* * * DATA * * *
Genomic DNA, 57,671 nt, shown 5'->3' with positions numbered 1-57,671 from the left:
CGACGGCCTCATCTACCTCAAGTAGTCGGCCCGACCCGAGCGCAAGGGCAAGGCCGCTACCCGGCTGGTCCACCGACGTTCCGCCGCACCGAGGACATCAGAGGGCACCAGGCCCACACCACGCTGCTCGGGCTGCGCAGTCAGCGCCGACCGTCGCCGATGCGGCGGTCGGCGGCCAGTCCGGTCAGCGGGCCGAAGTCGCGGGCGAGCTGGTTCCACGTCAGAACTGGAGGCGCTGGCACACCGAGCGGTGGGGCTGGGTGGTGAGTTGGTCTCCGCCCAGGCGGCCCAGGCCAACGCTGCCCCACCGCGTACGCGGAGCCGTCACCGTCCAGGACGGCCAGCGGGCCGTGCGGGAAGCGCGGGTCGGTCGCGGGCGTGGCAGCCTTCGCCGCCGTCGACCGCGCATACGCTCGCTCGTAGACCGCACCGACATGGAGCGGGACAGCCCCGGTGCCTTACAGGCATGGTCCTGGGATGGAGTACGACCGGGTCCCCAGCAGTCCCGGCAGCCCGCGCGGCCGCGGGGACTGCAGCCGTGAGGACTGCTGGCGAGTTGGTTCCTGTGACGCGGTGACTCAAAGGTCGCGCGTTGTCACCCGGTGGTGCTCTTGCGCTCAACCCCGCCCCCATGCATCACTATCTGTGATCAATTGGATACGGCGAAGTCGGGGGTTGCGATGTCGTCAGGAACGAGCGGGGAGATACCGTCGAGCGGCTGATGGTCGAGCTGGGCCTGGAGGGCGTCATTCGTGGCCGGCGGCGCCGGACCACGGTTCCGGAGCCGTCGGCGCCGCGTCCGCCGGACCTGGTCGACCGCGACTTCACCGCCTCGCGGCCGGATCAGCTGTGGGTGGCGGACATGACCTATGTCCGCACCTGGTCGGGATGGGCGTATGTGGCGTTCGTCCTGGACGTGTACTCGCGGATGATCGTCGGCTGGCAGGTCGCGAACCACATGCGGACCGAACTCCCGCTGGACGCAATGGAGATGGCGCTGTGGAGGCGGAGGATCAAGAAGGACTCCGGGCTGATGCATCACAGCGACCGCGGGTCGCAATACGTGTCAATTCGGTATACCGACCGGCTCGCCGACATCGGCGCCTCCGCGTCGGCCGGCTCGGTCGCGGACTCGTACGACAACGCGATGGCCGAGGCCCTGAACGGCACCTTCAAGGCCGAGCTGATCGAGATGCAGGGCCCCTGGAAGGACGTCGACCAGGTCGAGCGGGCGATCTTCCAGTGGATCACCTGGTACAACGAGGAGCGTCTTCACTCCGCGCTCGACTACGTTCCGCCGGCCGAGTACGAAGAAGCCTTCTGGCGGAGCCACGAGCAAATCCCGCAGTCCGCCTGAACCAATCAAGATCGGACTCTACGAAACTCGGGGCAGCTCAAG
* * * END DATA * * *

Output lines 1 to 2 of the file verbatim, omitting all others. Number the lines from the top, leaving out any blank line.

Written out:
Genomic DNA, 57,671 nt, shown 5'->3' with positions numbered 1-57,671 from the left:
CGACGGCCTCATCTACCTCAAGTAGTCGGCCCGACCCGAGCGCAAGGGCAAGGCCGCTACCCGGCTGGTCCACCGACGTTCCGCCGCACCGAGGACATCAGAGGGCACCAGGCCCACACCACGCTGCTCGGGCTGCGCAGTCAGCGCCGACCGTCGCCGATGCGGCGGTCGGCGGCCAGTCCGGTCAGCGGGCCGAAGTCGCGGGCGAGCTGGTTCCACGTCAGAACTGGAGGCGCTGGCACACCGAGCGGTGGGGCTGGGTGGTGAGTTGGTCTCCGCCCAGGCGGCCCAGGCCAACGCTGCCCCACCGCGTACGCGGAGCCGTCACCGTCCAGGACGGCCAGCGGGCCGTGCGGGAAGCGCGGGTCGGTCGCGGGCGTGGCAGCCTTCGCCGCCGTCGACCGCGCATACGCTCGCTCGTAGACCGCACCGACATGGAGCGGGACAGCCCCGGTGCCTTACAGGCATGGTCCTGGGATGGAGTACGACCGGGTCCCCAGCAGTCCCGGCAGCCCGCGCGGCCGCGGGGACTGCAGCCGTGAGGACTGCTGGCGAGTTGGTTCCTGTGACGCGGTGACTCAAAGGTCGCGCGTTGTCACCCGGTGGTGCTCTTGCGCTCAACCCCGCCCCCATGCATCACTATCTGTGATCAATTGGATACGGCGAAGTCGGGGGTTGCGATGTCGTCAGGAACGAGCGGGGAGATACCGTCGAGCGGCTGATGGTCGAGCTGGGCCTGGAGGGCGTCATTCGTGGCCGGCGGCGCCGGACCACGGTTCCGGAGCCGTCGGCGCCGCGTCCGCCGGACCTGGTCGACCGCGACTTCACCGCCTCGCGGCCGGATCAGCTGTGGGTGGCGGACATGACCTATGTCCGCACCTGGTCGGGATGGGCGTATGTGGCGTTCGTCCTGGACGTGTACTCGCGGATGATCGTCGGCTGGCAGGTCGCGAACCACATGCGGACCGAACTCCCGCTGGACGCAATGGAGATGGCGCTGTGGAGGCGGAGGATCAAGAAGGACTCCGGGCTGATGCATCACAGCGACCGCGGGTCGCAATACGTGTCAATTCGGTATACCGACCGGCTCGCCGACATCGGCGCCTCCGCGTCGGCCGGCTCGGTCGCGGACTCGTACGACAACGCGATGGCCGAGGCCCTGAACGGCACCTTCAAGGCCGAGCTGATCGAGATGCAGGGCCCCTGGAAGGACGTCGACCAGGTCGAGCGGGCGATCTTCCAGTGGATCACCTGGTACAACGAGGAGCGTCTTCACTCCGCGCTCGACTACGTTCCGCCGGCCGAGTACGAAGAAGCCTTCTGGCGGAGCCACGAGCAAATCCCGCAGTCCGCCTGAACCAATCAAGATCGGACTCTACGAAACTCGGGGCAGCTCAAG